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        Changing patterns and widening of antibiotic resistance in Shigella spp. over a decade (2000–2011), Andaman Islands, India
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        Changing patterns and widening of antibiotic resistance in Shigella spp. over a decade (2000–2011), Andaman Islands, India
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Summary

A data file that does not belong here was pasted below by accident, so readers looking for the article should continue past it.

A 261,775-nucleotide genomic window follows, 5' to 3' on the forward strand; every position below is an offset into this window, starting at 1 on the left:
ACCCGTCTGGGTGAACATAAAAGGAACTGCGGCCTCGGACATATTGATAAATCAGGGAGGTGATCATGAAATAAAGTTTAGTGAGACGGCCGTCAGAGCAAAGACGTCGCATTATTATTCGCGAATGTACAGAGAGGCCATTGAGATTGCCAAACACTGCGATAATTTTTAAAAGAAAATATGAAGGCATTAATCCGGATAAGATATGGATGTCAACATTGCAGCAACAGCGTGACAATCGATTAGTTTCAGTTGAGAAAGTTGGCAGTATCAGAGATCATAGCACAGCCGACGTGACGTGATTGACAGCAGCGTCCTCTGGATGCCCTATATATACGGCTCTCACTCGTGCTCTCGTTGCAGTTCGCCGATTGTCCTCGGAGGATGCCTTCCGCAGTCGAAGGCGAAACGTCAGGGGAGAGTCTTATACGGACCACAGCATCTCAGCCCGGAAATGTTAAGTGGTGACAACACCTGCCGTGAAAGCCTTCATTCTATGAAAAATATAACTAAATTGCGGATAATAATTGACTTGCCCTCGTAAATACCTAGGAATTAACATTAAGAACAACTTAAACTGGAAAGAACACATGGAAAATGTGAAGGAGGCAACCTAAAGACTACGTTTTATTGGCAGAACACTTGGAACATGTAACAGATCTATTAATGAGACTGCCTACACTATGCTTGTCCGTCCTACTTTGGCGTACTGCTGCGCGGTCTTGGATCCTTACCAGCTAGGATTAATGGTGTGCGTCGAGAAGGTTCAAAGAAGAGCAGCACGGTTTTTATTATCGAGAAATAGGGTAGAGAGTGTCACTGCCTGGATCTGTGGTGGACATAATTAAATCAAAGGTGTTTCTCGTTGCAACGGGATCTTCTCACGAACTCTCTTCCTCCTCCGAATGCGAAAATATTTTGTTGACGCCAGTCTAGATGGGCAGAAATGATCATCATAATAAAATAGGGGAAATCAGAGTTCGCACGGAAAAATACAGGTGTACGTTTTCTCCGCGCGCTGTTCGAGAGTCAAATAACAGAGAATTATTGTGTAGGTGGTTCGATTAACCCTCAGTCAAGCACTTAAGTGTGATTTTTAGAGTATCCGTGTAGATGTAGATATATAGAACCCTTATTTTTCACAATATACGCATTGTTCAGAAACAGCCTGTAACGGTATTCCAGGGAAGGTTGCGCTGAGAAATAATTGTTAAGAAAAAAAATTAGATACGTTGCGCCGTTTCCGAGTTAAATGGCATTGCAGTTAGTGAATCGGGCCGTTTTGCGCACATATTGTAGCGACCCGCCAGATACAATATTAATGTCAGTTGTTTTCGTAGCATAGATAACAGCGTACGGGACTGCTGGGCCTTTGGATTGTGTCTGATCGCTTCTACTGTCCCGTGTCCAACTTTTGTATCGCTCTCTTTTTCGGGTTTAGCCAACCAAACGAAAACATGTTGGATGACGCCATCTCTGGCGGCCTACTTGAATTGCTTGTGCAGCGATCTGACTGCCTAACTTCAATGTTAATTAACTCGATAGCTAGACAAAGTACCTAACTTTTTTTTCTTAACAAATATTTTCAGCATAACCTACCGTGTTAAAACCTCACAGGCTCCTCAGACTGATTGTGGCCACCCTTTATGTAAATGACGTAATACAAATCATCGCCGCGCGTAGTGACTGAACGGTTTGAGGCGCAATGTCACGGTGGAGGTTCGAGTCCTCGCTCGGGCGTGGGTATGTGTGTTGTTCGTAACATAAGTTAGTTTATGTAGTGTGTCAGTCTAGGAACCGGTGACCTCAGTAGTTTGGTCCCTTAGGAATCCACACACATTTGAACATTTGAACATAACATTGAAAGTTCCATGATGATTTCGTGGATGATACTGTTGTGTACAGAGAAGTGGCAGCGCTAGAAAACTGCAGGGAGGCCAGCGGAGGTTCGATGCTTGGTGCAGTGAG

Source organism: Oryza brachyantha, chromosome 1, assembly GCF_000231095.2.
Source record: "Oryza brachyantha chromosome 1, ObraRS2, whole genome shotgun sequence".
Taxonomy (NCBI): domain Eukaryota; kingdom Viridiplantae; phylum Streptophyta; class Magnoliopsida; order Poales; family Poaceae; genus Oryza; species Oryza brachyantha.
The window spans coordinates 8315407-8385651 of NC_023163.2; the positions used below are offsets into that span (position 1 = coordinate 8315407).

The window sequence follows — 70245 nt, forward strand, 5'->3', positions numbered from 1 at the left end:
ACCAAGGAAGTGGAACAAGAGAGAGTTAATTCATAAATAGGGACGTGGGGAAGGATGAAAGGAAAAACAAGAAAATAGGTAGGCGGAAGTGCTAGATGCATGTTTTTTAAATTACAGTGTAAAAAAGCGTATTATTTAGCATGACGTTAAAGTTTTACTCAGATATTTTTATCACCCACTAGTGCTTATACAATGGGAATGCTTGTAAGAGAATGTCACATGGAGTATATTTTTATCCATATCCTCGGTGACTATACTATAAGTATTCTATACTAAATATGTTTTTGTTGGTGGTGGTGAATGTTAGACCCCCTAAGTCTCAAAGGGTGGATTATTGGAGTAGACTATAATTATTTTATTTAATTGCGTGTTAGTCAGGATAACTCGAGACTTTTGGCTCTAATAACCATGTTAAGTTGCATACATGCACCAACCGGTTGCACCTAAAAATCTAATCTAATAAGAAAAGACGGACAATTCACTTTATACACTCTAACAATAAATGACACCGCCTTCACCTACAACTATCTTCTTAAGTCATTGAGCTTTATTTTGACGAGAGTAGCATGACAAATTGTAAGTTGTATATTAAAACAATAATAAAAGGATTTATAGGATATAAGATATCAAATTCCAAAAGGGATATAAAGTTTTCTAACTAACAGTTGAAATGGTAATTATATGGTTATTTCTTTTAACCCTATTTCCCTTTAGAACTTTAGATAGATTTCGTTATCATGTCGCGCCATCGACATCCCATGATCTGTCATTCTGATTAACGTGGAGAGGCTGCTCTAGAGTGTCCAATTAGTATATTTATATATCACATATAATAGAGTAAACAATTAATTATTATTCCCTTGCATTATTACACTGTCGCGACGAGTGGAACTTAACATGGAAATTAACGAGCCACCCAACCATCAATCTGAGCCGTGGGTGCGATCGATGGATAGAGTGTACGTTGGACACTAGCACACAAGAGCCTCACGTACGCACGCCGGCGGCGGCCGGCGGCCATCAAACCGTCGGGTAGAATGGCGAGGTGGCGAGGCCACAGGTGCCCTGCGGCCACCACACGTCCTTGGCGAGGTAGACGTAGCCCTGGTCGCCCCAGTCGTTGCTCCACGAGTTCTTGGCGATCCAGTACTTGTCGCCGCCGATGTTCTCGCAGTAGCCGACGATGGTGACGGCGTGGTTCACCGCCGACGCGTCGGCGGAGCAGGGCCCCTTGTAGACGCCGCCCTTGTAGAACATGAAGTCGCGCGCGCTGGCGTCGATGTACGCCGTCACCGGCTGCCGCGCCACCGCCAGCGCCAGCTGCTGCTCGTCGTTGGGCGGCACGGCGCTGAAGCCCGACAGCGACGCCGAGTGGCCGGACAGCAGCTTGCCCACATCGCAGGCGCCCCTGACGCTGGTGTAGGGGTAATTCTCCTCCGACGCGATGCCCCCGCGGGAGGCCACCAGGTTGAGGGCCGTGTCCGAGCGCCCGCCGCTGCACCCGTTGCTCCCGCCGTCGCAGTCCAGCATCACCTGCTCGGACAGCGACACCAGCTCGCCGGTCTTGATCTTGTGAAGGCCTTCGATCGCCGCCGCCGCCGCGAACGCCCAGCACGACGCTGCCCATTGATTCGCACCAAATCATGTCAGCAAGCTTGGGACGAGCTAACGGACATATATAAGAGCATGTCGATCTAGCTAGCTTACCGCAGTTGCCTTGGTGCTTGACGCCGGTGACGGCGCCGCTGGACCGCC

This study is a part of the surveillance study on childhood diarrhoea in the Andaman and Nicobar Islands; here we report the drug resistance pattern of recent isolates of Shigella spp. (2006–2011) obtained as part of that study and compare it with that of Shigella isolates obtained earlier during 2000–2005. During 2006–2011, stool samples from paediatric diarrhoea patients were collected and processed for isolation and identification of Shigella spp. Susceptibility to 22 antimicrobial drugs was tested and minimum inhibitory concentrations were determined for third-generation cephalosporins, quinolones, amoxicillin-clavulanic acid combinations and gentamicin. A wide spectrum of antibiotic resistance was observed in the Shigella strains obtained during 2006–2011. The proportions of resistant strains showed an increase from 2000–2005 to 2006–2011 in 20/22 antibiotics tested. The number of drug resistance patterns increased from 13 in 2000–2005 to 43 in 2006–2011. Resistance to newer generation fluoroquinolones, third-generation cephalosporins and augmentin, which was not observed during 2000–2005, appeared during 2006–2011. The frequency of resistance in Shigella isolates has increased substantially between 2000–2006 and 2006–2011, with a wide spectrum of resistance. At present, the option for antimicrobial therapy in shigellosis in Andaman is limited to a small number of drugs.